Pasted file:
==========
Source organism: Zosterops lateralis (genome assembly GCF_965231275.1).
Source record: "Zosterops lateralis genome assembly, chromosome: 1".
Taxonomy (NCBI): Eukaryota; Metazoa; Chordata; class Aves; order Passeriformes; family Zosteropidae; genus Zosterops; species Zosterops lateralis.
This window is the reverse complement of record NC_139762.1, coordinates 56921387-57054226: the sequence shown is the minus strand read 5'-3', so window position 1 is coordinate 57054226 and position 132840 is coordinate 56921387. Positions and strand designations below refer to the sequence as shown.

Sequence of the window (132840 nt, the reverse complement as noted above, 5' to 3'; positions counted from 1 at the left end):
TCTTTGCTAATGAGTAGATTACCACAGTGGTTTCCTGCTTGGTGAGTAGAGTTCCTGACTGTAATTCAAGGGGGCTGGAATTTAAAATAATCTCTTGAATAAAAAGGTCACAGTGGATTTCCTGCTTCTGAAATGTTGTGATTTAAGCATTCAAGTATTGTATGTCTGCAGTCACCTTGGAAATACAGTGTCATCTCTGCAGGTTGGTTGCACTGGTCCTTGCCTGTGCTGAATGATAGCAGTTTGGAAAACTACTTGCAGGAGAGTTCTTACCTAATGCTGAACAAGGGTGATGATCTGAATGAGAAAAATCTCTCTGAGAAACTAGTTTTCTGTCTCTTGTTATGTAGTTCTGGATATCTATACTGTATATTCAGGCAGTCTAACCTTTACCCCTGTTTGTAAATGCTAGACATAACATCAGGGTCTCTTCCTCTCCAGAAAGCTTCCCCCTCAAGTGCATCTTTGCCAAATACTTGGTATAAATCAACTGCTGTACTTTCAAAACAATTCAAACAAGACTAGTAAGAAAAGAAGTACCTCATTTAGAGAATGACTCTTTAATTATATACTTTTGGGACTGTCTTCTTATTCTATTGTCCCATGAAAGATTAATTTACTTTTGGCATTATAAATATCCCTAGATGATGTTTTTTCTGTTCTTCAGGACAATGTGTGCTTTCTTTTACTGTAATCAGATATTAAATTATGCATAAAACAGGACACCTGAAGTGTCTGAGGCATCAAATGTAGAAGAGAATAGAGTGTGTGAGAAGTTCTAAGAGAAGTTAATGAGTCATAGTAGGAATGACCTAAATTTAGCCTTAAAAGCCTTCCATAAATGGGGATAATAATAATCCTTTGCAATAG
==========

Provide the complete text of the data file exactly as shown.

Source organism: Zosterops lateralis (genome assembly GCF_965231275.1).
Source record: "Zosterops lateralis genome assembly, chromosome: 1".
Taxonomy (NCBI): Eukaryota; Metazoa; Chordata; class Aves; order Passeriformes; family Zosteropidae; genus Zosterops; species Zosterops lateralis.
This window is the reverse complement of record NC_139762.1, coordinates 56921387-57054226: the sequence shown is the minus strand read 5'-3', so window position 1 is coordinate 57054226 and position 132840 is coordinate 56921387. Positions and strand designations below refer to the sequence as shown.

Sequence of the window (132840 nt, the reverse complement as noted above, 5' to 3'; positions counted from 1 at the left end):
TCTTTGCTAATGAGTAGATTACCACAGTGGTTTCCTGCTTGGTGAGTAGAGTTCCTGACTGTAATTCAAGGGGGCTGGAATTTAAAATAATCTCTTGAATAAAAAGGTCACAGTGGATTTCCTGCTTCTGAAATGTTGTGATTTAAGCATTCAAGTATTGTATGTCTGCAGTCACCTTGGAAATACAGTGTCATCTCTGCAGGTTGGTTGCACTGGTCCTTGCCTGTGCTGAATGATAGCAGTTTGGAAAACTACTTGCAGGAGAGTTCTTACCTAATGCTGAACAAGGGTGATGATCTGAATGAGAAAAATCTCTCTGAGAAACTAGTTTTCTGTCTCTTGTTATGTAGTTCTGGATATCTATACTGTATATTCAGGCAGTCTAACCTTTACCCCTGTTTGTAAATGCTAGACATAACATCAGGGTCTCTTCCTCTCCAGAAAGCTTCCCCCTCAAGTGCATCTTTGCCAAATACTTGGTATAAATCAACTGCTGTACTTTCAAAACAATTCAAACAAGACTAGTAAGAAAAGAAGTACCTCATTTAGAGAATGACTCTTTAATTATATACTTTTGGGACTGTCTTCTTATTCTATTGTCCCATGAAAGATTAATTTACTTTTGGCATTATAAATATCCCTAGATGATGTTTTTTCTGTTCTTCAGGACAATGTGTGCTTTCTTTTACTGTAATCAGATATTAAATTATGCATAAAACAGGACACCTGAAGTGTCTGAGGCATCAAATGTAGAAGAGAATAGAGTGTGTGAGAAGTTCTAAGAGAAGTTAATGAGTCATAGTAGGAATGACCTAAATTTAGCCTTAAAAGCCTTCCATAAATGGGGATAATAATAATCCTTTGCAATAG